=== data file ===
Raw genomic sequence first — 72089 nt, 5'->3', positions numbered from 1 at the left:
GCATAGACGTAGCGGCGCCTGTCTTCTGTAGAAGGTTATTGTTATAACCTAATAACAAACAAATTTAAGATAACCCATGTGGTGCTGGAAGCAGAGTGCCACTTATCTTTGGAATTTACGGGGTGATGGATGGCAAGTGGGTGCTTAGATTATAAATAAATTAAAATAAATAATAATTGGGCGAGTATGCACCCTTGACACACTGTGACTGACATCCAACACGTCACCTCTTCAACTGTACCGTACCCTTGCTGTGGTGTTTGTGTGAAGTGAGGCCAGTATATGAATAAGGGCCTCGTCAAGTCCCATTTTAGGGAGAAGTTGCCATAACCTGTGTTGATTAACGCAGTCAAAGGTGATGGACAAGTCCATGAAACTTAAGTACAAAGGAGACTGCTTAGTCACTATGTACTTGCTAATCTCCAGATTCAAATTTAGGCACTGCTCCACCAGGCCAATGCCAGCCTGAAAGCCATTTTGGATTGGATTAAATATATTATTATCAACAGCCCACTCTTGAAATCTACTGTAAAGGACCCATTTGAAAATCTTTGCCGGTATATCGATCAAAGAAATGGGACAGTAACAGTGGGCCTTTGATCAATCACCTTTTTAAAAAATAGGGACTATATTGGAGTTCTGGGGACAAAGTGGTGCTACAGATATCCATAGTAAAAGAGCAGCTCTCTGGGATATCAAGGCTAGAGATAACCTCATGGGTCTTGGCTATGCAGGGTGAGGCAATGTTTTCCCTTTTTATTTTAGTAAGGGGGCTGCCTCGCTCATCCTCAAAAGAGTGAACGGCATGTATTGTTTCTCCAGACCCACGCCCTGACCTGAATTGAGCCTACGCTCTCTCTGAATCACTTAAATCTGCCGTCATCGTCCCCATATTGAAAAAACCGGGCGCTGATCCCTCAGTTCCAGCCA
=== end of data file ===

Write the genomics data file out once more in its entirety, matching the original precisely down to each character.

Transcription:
Raw genomic sequence first — 72089 nt, 5'->3', positions numbered from 1 at the left:
GCATAGACGTAGCGGCGCCTGTCTTCTGTAGAAGGTTATTGTTATAACCTAATAACAAACAAATTTAAGATAACCCATGTGGTGCTGGAAGCAGAGTGCCACTTATCTTTGGAATTTACGGGGTGATGGATGGCAAGTGGGTGCTTAGATTATAAATAAATTAAAATAAATAATAATTGGGCGAGTATGCACCCTTGACACACTGTGACTGACATCCAACACGTCACCTCTTCAACTGTACCGTACCCTTGCTGTGGTGTTTGTGTGAAGTGAGGCCAGTATATGAATAAGGGCCTCGTCAAGTCCCATTTTAGGGAGAAGTTGCCATAACCTGTGTTGATTAACGCAGTCAAAGGTGATGGACAAGTCCATGAAACTTAAGTACAAAGGAGACTGCTTAGTCACTATGTACTTGCTAATCTCCAGATTCAAATTTAGGCACTGCTCCACCAGGCCAATGCCAGCCTGAAAGCCATTTTGGATTGGATTAAATATATTATTATCAACAGCCCACTCTTGAAATCTACTGTAAAGGACCCATTTGAAAATCTTTGCCGGTATATCGATCAAAGAAATGGGACAGTAACAGTGGGCCTTTGATCAATCACCTTTTTAAAAAATAGGGACTATATTGGAGTTCTGGGGACAAAGTGGTGCTACAGATATCCATAGTAAAAGAGCAGCTCTCTGGGATATCAAGGCTAGAGATAACCTCATGGGTCTTGGCTATGCAGGGTGAGGCAATGTTTTCCCTTTTTATTTTAGTAAGGGGGCTGCCTCGCTCATCCTCAAAAGAGTGAACGGCATGTATTGTTTCTCCAGACCCACGCCCTGACCTGAATTGAGCCTACGCTCTCTCTGAATCACTTAAATCTGCCGTCATCGTCCCCATATTGAAAAAACCGGGCGCTGATCCCTCAGTTCCAGCCA